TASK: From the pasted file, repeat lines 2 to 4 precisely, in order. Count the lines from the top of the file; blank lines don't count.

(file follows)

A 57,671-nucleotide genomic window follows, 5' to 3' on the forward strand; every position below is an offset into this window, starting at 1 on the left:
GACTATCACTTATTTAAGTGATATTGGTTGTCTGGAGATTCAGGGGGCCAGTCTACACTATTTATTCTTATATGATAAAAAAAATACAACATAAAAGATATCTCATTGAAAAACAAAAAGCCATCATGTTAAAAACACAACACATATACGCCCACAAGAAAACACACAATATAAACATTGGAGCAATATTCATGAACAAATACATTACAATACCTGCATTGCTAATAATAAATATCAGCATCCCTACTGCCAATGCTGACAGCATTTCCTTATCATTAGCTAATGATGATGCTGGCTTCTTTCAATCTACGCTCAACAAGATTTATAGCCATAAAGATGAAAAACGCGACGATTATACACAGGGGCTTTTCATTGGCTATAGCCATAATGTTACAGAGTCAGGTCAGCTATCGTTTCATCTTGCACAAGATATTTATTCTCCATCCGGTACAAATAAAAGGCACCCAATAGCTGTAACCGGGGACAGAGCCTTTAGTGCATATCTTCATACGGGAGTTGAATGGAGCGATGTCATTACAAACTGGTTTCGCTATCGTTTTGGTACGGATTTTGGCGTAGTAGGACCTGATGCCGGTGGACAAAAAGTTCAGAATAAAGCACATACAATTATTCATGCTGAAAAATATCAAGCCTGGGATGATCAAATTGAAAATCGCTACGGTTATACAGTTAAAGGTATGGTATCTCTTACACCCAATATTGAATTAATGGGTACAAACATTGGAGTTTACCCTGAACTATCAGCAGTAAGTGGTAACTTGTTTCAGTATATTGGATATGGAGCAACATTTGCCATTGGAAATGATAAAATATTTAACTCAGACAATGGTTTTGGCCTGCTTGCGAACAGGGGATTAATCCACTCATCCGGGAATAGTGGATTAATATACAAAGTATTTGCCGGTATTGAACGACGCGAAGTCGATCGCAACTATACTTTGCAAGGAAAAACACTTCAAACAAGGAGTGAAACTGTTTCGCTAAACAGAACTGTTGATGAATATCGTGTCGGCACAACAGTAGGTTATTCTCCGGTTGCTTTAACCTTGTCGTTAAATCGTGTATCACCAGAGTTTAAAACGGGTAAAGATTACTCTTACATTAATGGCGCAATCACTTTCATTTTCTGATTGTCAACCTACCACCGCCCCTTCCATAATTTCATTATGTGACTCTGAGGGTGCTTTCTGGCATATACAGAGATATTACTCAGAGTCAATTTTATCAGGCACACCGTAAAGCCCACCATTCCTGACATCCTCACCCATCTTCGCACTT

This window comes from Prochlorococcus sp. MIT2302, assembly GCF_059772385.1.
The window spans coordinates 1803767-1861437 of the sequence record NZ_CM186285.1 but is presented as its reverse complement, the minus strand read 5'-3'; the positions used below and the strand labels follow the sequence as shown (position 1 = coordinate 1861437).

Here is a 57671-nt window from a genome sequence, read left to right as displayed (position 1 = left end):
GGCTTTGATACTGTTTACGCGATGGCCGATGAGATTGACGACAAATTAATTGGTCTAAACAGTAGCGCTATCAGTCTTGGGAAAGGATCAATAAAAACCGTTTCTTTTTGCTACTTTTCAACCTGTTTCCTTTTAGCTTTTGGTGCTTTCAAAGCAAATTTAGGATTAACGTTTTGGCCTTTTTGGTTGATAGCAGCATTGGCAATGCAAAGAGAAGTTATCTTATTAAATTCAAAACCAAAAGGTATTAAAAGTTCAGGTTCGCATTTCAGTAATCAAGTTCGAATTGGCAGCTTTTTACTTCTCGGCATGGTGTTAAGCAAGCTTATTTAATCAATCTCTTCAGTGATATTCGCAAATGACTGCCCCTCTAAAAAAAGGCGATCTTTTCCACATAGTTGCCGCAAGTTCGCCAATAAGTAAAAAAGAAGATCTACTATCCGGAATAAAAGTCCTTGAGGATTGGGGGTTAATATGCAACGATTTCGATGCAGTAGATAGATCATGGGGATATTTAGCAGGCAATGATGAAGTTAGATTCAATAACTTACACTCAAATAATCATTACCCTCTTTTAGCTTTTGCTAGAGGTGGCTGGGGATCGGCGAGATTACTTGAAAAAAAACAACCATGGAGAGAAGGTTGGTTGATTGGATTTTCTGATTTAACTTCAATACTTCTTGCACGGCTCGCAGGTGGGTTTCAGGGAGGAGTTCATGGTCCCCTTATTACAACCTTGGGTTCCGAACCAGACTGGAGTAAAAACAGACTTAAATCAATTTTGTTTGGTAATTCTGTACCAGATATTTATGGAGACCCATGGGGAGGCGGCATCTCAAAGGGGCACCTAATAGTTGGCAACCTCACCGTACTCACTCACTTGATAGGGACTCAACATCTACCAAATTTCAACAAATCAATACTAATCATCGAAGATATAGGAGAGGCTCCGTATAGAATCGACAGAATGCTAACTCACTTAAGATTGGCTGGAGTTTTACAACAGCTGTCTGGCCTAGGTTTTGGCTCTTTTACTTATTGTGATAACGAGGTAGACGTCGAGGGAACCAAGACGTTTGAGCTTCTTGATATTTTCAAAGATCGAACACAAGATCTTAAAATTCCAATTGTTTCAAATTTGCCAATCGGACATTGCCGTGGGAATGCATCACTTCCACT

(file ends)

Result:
GACTATCACTTATTTAAGTGATATTGGTTGTCTGGAGATTCAGGGGGCCAGTCTACACTATTTATTCTTATATGATAAAAAAAATACAACATAAAAGATATCTCATTGAAAAACAAAAAGCCATCATGTTAAAAACACAACACATATACGCCCACAAGAAAACACACAATATAAACATTGGAGCAATATTCATGAACAAATACATTACAATACCTGCATTGCTAATAATAAATATCAGCATCCCTACTGCCAATGCTGACAGCATTTCCTTATCATTAGCTAATGATGATGCTGGCTTCTTTCAATCTACGCTCAACAAGATTTATAGCCATAAAGATGAAAAACGCGACGATTATACACAGGGGCTTTTCATTGGCTATAGCCATAATGTTACAGAGTCAGGTCAGCTATCGTTTCATCTTGCACAAGATATTTATTCTCCATCCGGTACAAATAAAAGGCACCCAATAGCTGTAACCGGGGACAGAGCCTTTAGTGCATATCTTCATACGGGAGTTGAATGGAGCGATGTCATTACAAACTGGTTTCGCTATCGTTTTGGTACGGATTTTGGCGTAGTAGGACCTGATGCCGGTGGACAAAAAGTTCAGAATAAAGCACATACAATTATTCATGCTGAAAAATATCAAGCCTGGGATGATCAAATTGAAAATCGCTACGGTTATACAGTTAAAGGTATGGTATCTCTTACACCCAATATTGAATTAATGGGTACAAACATTGGAGTTTACCCTGAACTATCAGCAGTAAGTGGTAACTTGTTTCAGTATATTGGATATGGAGCAACATTTGCCATTGGAAATGATAAAATATTTAACTCAGACAATGGTTTTGGCCTGCTTGCGAACAGGGGATTAATCCACTCATCCGGGAATAGTGGATTAATATACAAAGTATTTGCCGGTATTGAACGACGCGAAGTCGATCGCAACTATACTTTGCAAGGAAAAACACTTCAAACAAGGAGTGAAACTGTTTCGCTAAACAGAACTGTTGATGAATATCGTGTCGGCACAACAGTAGGTTATTCTCCGGTTGCTTTAACCTTGTCGTTAAATCGTGTATCACCAGAGTTTAAAACGGGTAAAGATTACTCTTACATTAATGGCGCAATCACTTTCATTTTCTGATTGTCAACCTACCACCGCCCCTTCCATAATTTCATTATGTGACTCTGAGGGTGCTTTCTGGCATATACAGAGATATTACTCAGAGTCAATTTTATCAGGCACACCGTAAAGCCCACCATTCCTGACATCCTCACCCATCTTCGCACTT

This window comes from Prochlorococcus sp. MIT2302, assembly GCF_059772385.1.
The window spans coordinates 1803767-1861437 of the sequence record NZ_CM186285.1 but is presented as its reverse complement, the minus strand read 5'-3'; the positions used below and the strand labels follow the sequence as shown (position 1 = coordinate 1861437).